When it comes to our emotions, sometimes health is hard to gauge. Our emotions are abstract and at times difficult to understand. Unlike physical health, it’s difficult to tell just how emotionally healthy someone really is.
For my purposes in this column, I will be using two standards to determine emotional health:
1) An emotionally healthy person is in touch with reality and is relatively free from anxiety.
This description is provided by Rev. Mike Plunket and really has two unique parts. The first being that an individual must be in touch with reality. In this context I am not referring so much to those who have severe mental issues that keep them from grasping reality. I am referring to many fully functioning members of society who are still somewhat out of touch with reality. This can manifest itself in the inability to understand the connection between cause and effect and the consequences of the choices that we make. Often times people who are out of touch with reality can come across as carefree or “flaky”. Because they are carefree, these people rarely seem to experience anxiety.
The second part of this description has to deal with the level of anxiety that a person feels. Optimally, a person should want to live with no anxiety in their lives. However, we are all in a process and most people, even healthy ones, still deal with some level of anxiety. The problem with anxiety is that it often masquerades as responsibility. Sometimes we think that we are being responsible adults, when in reality we are trying to control and manipulate, while worrying about things over which we have no control. When we experience anxiety, we are experiencing the pain of an event that most likely will not ever happen.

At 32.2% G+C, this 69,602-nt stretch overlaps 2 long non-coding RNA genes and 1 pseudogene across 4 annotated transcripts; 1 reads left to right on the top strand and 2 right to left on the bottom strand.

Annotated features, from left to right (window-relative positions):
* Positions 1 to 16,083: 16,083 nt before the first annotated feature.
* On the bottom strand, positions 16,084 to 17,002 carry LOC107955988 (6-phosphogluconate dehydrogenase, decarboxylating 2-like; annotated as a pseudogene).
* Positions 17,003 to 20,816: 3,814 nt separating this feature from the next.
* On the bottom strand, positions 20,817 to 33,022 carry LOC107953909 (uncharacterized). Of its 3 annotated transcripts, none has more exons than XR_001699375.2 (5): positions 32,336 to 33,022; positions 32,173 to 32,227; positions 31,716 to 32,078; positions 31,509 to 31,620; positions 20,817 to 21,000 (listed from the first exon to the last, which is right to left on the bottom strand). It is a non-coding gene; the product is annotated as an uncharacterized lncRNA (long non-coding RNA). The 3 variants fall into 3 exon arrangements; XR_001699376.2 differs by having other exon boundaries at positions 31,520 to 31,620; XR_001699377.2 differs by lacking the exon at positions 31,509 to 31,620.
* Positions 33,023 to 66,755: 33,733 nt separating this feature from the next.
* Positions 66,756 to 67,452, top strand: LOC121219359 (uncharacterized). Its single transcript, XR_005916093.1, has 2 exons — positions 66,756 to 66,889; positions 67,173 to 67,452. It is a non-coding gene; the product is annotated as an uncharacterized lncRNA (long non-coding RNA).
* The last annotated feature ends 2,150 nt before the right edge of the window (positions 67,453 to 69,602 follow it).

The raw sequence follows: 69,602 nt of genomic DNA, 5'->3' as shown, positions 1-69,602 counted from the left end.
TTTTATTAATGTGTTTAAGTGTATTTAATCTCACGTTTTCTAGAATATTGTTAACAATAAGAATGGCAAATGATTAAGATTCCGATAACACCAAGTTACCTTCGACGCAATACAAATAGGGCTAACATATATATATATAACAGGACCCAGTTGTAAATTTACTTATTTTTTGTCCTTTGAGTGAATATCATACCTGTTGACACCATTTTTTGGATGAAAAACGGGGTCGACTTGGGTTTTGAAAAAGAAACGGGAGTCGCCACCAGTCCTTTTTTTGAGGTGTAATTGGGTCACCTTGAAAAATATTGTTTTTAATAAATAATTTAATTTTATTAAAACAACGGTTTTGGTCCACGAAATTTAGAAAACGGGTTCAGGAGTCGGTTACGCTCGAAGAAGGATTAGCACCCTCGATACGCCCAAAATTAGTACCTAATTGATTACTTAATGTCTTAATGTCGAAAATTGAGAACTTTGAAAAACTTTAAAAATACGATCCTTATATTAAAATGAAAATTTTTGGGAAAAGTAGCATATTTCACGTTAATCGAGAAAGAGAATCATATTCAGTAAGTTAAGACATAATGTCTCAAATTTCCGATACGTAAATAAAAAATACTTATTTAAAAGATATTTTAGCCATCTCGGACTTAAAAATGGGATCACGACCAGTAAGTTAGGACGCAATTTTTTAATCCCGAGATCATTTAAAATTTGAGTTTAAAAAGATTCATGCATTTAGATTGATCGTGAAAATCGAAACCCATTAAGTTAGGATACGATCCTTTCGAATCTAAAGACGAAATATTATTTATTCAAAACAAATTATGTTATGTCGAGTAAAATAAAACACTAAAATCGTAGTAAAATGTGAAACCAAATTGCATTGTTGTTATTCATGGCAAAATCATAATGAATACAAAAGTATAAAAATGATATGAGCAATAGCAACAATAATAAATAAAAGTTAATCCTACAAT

2) An emotionally healthy person is able to experience the full range of healthy emotions at appropriate times.
At times we may display, or encounter individuals who display, a very narrow range of emotions. At first glance this can come across as being steady, measured and in control. The problem arises when life presents us with extreme circumstances, both positive and negative, there seems to be no response.
For instance, if we are unable to rejoice at the birth of a child, wedding or graduation, or unable to mourn the loss of a loved one because we are too “mellow,” then we have become emotionally paralyzed. If we respond to “We won the lottery!” and “Your mother is dead.” and “I picked up some pizza.” all the same way, we are not emotionally healthy.
This state of emotional paralysis may signal that we have not throughly grieved a previous loss in life. We may be stuck in one of the stages of grief (I’ll elaborate on the stages of grief in a future column). It may also signal that we have experienced a pain so deep that we are afraid to make ourselves vulnerable again.
Juxtaposed with those who experience a narrow range of emotional expression are those who seem to act out in inappropriate ways at inappropriate times. Sometimes this can be caused by chemical imbalances, mental issues and an inability to understand social situations. But often it has an emotional root.
Picture a person who gets so uncomfortable at funerals that they feel they must make jokes the entire time. Or a person who is unable to celebrate their sister’s wedding because they are focused on their own needs.
As we progress toward emotional health we should be free enough to rejoice with those who rejoice and mourn with those who mourn. The ability to relate to another persons feelings is called “empathy.”
While these two standards my not comprehensively cover the whole spectrum of emotional health, they are helpful tools to help us diagnose what level of health we are currently at and identify areas that we need to receive healing. It is important to remember that each one of us is in a process and that none of us can boast perfect emotional health any more than we can boast perfect physical health.
Rev. Jim Rudd is the Lead Pastor of True Vine Church Community in Wissinoming. You can visit the church website or friend-request Jim on Facebook. His column, Heart Conditions, appears on NEast Philly the third Thursday of every month.